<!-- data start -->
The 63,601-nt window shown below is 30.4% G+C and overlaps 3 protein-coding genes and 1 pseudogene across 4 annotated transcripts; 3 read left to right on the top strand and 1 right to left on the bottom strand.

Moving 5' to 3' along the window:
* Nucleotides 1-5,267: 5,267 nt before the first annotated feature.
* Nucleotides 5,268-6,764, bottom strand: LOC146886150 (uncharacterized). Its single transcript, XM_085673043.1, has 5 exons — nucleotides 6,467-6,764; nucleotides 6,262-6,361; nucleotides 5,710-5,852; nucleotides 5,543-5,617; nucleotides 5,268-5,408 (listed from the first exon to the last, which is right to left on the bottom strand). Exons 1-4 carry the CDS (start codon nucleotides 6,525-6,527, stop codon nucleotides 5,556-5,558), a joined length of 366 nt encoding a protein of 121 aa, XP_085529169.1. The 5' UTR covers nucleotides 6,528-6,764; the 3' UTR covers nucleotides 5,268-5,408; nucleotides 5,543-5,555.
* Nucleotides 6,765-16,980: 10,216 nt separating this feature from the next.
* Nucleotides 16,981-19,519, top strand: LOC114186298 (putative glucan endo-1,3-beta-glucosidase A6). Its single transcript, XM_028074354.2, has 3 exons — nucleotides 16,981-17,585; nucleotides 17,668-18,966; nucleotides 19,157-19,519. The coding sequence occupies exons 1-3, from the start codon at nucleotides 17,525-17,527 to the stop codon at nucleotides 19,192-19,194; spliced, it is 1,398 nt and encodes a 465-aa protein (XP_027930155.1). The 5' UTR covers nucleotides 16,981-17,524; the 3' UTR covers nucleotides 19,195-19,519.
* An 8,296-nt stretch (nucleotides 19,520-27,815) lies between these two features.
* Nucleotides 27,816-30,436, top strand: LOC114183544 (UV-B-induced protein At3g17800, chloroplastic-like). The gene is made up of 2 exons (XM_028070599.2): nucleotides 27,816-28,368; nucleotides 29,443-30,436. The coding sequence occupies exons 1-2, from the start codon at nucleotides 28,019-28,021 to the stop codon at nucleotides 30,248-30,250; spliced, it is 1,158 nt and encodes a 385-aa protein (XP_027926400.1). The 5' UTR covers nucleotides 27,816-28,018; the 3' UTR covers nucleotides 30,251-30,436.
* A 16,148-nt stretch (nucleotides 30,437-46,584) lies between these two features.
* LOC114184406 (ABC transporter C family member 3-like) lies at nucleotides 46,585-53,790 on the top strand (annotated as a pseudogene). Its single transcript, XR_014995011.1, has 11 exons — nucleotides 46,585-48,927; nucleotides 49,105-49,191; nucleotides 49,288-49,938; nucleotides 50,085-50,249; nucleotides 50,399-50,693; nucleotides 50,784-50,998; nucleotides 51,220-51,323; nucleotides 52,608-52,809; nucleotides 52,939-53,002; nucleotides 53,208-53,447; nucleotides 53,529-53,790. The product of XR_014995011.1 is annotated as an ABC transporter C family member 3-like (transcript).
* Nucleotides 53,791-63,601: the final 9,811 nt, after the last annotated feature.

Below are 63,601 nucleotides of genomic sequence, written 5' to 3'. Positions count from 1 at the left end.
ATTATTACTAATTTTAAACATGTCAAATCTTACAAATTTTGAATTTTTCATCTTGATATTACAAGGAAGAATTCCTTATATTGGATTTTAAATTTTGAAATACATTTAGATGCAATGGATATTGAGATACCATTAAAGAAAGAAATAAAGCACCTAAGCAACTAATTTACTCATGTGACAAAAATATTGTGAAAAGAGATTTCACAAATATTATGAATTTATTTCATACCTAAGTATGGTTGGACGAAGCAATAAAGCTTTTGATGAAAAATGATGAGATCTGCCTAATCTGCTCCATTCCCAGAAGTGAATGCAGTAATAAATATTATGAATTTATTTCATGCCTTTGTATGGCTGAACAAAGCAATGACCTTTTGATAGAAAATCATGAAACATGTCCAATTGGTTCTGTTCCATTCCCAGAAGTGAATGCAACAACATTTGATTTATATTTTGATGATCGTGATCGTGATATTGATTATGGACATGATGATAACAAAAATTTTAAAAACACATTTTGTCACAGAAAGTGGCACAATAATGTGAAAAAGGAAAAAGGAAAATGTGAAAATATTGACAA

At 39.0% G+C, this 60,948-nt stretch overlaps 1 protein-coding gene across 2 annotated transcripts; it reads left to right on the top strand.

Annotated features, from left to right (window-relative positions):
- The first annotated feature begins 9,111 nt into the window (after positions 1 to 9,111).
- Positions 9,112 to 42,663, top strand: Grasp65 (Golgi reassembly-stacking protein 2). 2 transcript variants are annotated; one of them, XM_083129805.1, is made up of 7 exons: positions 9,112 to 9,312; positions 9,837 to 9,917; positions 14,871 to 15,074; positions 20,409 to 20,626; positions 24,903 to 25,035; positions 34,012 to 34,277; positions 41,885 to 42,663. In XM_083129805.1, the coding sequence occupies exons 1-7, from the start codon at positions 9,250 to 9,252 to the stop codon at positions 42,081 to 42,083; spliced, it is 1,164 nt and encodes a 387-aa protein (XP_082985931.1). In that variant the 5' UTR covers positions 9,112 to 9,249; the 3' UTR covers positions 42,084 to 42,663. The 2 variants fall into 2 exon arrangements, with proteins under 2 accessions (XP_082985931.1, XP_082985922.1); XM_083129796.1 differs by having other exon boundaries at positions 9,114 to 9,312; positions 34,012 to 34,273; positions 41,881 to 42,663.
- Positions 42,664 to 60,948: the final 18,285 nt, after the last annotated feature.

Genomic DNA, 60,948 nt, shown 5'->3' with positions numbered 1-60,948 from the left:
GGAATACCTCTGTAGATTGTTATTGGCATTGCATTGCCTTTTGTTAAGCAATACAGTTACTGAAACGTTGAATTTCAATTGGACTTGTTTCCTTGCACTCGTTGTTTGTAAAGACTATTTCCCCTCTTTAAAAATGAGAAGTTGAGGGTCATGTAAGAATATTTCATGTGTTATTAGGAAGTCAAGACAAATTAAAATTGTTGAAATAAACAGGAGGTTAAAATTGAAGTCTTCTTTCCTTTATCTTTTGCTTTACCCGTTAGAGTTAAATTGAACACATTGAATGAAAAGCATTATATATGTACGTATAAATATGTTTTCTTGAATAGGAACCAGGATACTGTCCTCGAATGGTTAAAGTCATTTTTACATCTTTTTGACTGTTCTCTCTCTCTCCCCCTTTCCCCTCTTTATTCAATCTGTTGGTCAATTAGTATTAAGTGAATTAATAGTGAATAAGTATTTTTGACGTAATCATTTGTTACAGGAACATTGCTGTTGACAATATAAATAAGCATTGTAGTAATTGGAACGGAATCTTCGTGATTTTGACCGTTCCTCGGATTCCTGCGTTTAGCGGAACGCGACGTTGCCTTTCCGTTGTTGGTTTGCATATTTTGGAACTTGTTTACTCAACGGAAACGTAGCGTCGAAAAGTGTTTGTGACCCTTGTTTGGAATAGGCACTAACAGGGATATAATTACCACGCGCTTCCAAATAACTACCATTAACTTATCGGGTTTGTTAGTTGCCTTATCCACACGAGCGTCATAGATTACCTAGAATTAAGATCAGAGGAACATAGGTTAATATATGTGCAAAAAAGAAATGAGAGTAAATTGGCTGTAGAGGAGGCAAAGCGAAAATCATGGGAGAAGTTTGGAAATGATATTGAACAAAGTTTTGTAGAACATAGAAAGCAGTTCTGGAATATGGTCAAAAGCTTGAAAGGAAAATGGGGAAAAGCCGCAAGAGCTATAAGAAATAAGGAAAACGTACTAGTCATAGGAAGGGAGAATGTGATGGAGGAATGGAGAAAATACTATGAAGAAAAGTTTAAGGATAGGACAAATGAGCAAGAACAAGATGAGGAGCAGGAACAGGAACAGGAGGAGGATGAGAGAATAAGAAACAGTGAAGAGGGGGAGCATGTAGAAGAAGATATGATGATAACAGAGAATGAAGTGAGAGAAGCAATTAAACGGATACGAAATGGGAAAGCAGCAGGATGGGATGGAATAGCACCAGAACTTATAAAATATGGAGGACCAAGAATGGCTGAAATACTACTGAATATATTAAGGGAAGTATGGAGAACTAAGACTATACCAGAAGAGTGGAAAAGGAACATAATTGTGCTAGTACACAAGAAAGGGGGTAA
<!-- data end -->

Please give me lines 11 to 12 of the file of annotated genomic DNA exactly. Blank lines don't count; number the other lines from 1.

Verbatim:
* Nucleotides 53,791-63,601: the final 9,811 nt, after the last annotated feature.

Below are 63,601 nucleotides of genomic sequence, written 5' to 3'. Positions count from 1 at the left end.